|System: X360, PS3, PC||Review Rating Legend|
|Dev: Rockstar North||1.0 - 1.9 = Avoid||4.0 - 4.4 = Great|
|Pub: Rockstar Games||2.0 - 2.4 = Poor||4.5 - 4.9 = Must Buy|
|Release: Oct. 29, 2009||2.5 - 2.9 = Average||5.0 = The Best|
|Players: 1||3.0 - 3.4 = Fair|
|ESRB Rating: Mature||3.5 - 3.9 = Good|
In the single-player mode, The Ballad of Gay Tony adds a few new features to the already-impressive GTA IV lineup of things to do. GTA IV was already a racing game, a third-person shooter, a mini-game collection, and something of an adventure, but The Ballad of Gay Tony throws one-on-one kickboxing into the mix. We found the movements to be a little slow and clumsy, and thus this facet of the game is unlikely to capture too many players' attention for too long, but with refinements it could help turn the GTA franchise into the one-stop-shop it strives to be.
The adjustments to multiplayer are milder; it's pretty much the online GTA you know and love, with a few tweaks. Whereas Johnny's motorcycle opened up lots of new avenues for Rockstar to run down, Luis is, physically at least, the same thing as Niko: a reasonably in-shape adult male capable of stealing cars and shooting things. The deathmatch modes feature the new weapons, and the races include nitrous. Free mode includes parachute challenges and the new military vehicles. The kickboxing matches don't make their way into the game's online capabilities, which is surprising if not very disappointing (see above).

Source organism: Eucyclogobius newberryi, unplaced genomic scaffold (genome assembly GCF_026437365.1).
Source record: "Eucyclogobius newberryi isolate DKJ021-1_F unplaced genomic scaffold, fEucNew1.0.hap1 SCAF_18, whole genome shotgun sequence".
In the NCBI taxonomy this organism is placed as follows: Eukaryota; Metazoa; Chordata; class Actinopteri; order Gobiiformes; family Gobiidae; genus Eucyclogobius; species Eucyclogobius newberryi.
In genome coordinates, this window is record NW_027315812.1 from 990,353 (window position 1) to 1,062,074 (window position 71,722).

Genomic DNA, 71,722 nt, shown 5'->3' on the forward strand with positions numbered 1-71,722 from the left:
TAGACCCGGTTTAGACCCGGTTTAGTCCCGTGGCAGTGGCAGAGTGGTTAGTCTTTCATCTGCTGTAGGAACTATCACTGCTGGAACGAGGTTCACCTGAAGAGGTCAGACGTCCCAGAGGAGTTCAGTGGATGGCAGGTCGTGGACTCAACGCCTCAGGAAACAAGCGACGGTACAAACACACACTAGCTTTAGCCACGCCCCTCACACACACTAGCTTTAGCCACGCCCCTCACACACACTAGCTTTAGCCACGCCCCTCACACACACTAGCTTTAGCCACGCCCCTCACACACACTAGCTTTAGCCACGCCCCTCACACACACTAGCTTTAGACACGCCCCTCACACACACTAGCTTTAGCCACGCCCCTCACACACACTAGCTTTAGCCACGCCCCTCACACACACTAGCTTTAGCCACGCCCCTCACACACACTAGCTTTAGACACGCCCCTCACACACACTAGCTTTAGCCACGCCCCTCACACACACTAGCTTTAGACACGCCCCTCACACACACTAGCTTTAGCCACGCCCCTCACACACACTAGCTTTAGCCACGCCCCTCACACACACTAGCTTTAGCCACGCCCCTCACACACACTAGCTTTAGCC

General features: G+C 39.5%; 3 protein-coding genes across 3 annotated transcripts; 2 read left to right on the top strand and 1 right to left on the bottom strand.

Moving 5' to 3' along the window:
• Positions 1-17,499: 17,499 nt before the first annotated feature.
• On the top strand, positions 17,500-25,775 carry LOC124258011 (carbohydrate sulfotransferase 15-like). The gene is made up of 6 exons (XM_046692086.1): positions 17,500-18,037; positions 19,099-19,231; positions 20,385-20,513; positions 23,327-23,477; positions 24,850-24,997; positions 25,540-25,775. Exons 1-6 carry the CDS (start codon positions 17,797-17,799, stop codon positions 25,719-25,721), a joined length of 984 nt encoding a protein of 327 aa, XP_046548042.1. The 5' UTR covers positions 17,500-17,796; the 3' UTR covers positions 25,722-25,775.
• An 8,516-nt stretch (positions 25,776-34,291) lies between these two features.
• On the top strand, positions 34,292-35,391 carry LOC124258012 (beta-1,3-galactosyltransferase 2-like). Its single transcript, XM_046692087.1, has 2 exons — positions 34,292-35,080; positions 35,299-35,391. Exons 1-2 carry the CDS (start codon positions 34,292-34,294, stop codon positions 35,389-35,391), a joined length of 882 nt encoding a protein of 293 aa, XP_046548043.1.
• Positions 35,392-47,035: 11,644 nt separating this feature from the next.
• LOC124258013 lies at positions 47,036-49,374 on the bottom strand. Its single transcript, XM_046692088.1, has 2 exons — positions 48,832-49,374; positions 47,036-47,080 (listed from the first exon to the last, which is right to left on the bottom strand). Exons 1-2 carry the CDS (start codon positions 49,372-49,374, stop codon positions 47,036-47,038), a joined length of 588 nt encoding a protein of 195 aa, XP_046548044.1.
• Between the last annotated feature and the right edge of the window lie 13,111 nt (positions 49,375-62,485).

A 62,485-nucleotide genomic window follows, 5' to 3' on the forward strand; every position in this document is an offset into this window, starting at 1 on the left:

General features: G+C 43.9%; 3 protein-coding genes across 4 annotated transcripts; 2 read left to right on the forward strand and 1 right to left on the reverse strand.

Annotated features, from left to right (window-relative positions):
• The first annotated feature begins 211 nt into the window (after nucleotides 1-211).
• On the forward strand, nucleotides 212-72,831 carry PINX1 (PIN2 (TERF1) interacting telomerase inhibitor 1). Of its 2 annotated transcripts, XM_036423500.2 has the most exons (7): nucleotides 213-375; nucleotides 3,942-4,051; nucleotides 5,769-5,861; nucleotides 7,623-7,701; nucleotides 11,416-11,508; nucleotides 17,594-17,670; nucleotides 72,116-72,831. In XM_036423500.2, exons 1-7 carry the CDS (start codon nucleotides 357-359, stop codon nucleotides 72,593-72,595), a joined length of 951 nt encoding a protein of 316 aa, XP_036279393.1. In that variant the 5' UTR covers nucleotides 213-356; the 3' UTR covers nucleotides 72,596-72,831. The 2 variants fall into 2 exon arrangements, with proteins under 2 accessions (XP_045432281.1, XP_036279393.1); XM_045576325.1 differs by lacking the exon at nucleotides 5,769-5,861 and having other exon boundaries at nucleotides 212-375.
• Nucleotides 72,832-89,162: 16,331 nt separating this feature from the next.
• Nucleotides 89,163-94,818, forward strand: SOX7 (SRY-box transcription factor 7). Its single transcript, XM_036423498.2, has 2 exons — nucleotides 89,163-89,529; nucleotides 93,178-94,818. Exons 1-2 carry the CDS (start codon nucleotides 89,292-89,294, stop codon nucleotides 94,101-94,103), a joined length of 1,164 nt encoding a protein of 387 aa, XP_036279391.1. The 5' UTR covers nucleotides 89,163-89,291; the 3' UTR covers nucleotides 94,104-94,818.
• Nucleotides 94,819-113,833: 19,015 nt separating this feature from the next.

Of course, The Ballad of Gay Tony also features more of all the little things that make Grand Theft Auto fun, with the exception of the grainy visual filters from The Lost and Damned, which are gone in keeping with the lighter themes. There are new TV shows (most notably the anime satire Princess Robot Bubblegum, though it goes a bit long), new side missions (helping out Luis's childhood friends in a gang war, doing favors for assorted characters, working at a club for Tony, etc.), and new radio programming. These extras aren't as fun as the core content is, but we didn't expect them to be, and they will keep players occupied and entertained long after the credits roll. A rabid completionist could spend days with this game before exhausting his options.
It's easy to see some fans being frustrated at this expansion's direction. The tone of the story is, after all, quite a departure from the franchise's previous two outings. However, the amusing dialogue, fun gameplay, and delightfully absurd missions make this a must-buy for everyone, whether by download (in which case it requires a copy of GTA IV to run) or on disc with The Lost and Damned. The only question remaining is how Grand Theft Auto V and its expansions can top what Rockstar has given us these past two years.
CCC Freelance Writer